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Re: [TowerTalk] AS-AYL-4 4 direction Low Band Receiving Antenna

Subject: Re: [TowerTalk] AS-AYL-4 4 direction Low Band Receiving Antenna
From: Jim Lux <>
Date: Mon, 18 Dec 2006 16:24:49 -0800
List-post: <>
At 02:48 PM 12/18/2006, Rick Karlquist wrote:
>There are several thousands of ohms of capactive reactance,
>depending on the frequency.  The transformer does not tune
>this out or or in any way provide a conjugate match.  The
>optimum transformer ratio occurs when the resistive load
>presented to the antenna equals the magnitude of the capacitive
>reactance.  However, you can be off by a factor of 3 or 4
>either way with only a few dB of lost sensitivity.  The loss
>of sensitivity is not a real loss in what you can receive,
>it just means you will need a few more dB of gain in your
>preamp.  The preamp is a plain 50 ohm to 50 ohm or 75 ohm
>to 75 ohm amplifier.  It can be preceded by an ordinary BCB
>rejection filter if necessary.  You cannot precede the DXE
>amplifier with a filter.  Another reason not to use it.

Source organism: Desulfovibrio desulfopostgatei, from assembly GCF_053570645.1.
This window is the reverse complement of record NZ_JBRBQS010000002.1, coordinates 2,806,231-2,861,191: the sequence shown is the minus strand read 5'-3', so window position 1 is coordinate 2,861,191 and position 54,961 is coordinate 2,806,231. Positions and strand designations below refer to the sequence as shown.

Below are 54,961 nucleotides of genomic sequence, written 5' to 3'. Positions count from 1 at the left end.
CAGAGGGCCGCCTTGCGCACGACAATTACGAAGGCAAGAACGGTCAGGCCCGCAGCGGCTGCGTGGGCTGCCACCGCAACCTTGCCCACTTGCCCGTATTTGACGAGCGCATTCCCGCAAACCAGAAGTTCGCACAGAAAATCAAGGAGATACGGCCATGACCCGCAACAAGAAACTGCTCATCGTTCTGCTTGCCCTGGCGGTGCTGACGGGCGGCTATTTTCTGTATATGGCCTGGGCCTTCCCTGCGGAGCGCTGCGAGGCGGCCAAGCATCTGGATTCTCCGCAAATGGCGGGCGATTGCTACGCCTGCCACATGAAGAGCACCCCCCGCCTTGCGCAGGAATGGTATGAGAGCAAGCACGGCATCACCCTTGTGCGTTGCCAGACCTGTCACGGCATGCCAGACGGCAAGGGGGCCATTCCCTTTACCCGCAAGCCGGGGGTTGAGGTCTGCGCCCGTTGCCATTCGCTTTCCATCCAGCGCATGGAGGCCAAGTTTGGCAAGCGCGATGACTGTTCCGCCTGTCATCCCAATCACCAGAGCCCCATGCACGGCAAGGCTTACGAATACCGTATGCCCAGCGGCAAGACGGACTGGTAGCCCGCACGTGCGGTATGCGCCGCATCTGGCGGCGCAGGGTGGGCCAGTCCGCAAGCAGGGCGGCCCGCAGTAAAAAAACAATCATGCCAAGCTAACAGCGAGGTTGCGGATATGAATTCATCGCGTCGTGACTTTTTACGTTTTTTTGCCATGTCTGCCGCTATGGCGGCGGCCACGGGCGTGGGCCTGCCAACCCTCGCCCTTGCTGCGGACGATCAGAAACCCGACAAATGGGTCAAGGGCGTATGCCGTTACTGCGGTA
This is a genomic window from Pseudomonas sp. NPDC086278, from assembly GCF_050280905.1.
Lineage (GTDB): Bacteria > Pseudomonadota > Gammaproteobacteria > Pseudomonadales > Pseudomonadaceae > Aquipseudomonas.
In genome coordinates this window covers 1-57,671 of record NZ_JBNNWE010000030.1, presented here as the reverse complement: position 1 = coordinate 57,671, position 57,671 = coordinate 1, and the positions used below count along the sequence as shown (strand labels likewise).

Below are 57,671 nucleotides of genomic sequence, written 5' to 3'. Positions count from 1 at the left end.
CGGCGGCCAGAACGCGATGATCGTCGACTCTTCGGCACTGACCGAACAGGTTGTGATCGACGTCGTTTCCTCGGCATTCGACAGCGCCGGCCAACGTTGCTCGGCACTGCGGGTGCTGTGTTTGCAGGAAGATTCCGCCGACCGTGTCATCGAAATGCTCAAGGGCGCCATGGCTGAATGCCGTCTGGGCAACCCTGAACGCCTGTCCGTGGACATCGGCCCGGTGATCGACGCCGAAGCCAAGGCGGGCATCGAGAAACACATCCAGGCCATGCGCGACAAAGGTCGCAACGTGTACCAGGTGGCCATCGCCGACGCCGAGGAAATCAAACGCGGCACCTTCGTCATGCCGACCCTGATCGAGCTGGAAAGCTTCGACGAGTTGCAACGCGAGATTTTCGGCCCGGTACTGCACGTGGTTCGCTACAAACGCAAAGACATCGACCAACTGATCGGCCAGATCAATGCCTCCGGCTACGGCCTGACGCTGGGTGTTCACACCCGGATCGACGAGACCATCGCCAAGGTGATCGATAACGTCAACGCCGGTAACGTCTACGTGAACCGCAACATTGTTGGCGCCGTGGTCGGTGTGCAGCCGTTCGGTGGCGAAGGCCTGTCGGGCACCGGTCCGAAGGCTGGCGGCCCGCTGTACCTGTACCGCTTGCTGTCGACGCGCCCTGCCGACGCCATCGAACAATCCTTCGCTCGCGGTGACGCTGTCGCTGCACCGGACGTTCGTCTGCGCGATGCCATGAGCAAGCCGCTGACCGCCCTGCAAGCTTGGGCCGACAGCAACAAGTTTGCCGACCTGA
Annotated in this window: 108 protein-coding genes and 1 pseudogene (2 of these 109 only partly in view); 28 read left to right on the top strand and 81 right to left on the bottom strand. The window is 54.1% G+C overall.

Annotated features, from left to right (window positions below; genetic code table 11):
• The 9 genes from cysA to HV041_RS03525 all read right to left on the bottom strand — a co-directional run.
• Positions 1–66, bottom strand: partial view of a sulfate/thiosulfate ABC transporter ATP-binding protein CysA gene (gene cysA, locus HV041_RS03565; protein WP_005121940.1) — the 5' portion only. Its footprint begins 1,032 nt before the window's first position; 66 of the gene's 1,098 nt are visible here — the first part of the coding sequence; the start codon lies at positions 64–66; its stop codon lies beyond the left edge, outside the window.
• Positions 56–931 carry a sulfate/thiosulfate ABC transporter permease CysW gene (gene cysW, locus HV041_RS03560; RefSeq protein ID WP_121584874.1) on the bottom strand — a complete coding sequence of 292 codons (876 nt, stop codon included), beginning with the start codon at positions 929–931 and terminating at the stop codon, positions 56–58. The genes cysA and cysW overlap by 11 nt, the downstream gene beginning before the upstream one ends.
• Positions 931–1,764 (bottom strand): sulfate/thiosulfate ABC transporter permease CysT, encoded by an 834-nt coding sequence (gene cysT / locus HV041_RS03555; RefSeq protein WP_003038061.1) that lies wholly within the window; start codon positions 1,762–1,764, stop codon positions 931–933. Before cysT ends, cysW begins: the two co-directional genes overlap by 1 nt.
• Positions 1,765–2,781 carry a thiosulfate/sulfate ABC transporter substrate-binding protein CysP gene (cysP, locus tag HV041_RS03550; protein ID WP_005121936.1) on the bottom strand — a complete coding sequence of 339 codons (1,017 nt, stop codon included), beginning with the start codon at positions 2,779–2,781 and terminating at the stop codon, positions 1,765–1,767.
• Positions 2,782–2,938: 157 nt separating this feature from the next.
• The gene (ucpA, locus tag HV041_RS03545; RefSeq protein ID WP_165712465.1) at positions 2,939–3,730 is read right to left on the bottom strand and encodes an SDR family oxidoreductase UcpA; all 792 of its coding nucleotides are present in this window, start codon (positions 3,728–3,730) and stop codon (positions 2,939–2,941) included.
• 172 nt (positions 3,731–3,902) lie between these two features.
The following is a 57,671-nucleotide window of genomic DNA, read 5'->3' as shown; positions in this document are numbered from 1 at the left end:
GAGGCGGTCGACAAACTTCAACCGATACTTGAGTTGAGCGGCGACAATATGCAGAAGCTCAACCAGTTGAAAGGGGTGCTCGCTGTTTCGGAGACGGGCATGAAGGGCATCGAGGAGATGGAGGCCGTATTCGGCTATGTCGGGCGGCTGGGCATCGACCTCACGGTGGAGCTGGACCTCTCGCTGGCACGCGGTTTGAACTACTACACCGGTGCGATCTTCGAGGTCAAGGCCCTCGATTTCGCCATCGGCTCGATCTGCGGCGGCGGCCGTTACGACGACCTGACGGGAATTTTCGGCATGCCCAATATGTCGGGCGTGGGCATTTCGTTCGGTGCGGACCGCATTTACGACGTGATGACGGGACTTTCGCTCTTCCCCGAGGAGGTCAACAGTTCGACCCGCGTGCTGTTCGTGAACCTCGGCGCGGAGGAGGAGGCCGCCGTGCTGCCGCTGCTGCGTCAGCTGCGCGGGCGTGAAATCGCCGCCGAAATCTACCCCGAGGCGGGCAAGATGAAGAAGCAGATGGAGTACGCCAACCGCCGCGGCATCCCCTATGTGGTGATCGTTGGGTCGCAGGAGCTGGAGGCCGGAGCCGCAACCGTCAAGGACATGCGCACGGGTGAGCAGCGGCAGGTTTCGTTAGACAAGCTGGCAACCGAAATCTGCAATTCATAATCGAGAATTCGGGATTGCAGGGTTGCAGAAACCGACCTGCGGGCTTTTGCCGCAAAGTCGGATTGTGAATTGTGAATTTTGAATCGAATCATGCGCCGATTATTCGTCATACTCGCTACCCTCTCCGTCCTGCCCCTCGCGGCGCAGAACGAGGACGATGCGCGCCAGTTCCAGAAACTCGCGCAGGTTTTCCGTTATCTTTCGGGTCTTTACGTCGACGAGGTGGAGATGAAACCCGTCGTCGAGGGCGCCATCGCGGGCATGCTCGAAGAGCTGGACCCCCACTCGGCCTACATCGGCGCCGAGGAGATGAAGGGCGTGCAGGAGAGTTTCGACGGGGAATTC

Indeed.. I was fooling with some active antennas recently, and found 
that local EMI sources just hammered the amplifiers.  One of the 
advantages of a receive array is nulling out the noise, and if the 
noise saturates the amplfier, no amount of clever phasing is going to help.

Unless you're in a quiet location (out on a field somewhere?) and 
have "real good" preamps with lots and lots of headroom, I think you 
definitely need some selectivity in front of the amps.

I haven't thought about it at great length, but I wonder if you could 
come up with a simple passive network that could be put at the base 
of a several meter long whip (or loop) with the transformer that 
would provide enough selectivity to restrict you to just a ham 
band.  It might be that a single low Q LC might do it? (500 kHz BW at 
3.5 MHz is a Q of 7), but it might be a couple sections... You need 
to suppress things like BCB only a few bandwidths away (and broadband 
power line noise)

(a tuned loop has plenty of selectivity, but then you have all the 
tuning issues.. although, perhaps, a varactor?)
(or, for a high complexity approach.. something like the stepper 
motor driven variable L in the new transceivers)

Although, a small stepper and a small variable C or L might not be 
that hard to cobble up.  You could certainly move it as fast as you 
can "spin the dial" on your radio.

Jim, W6RMK


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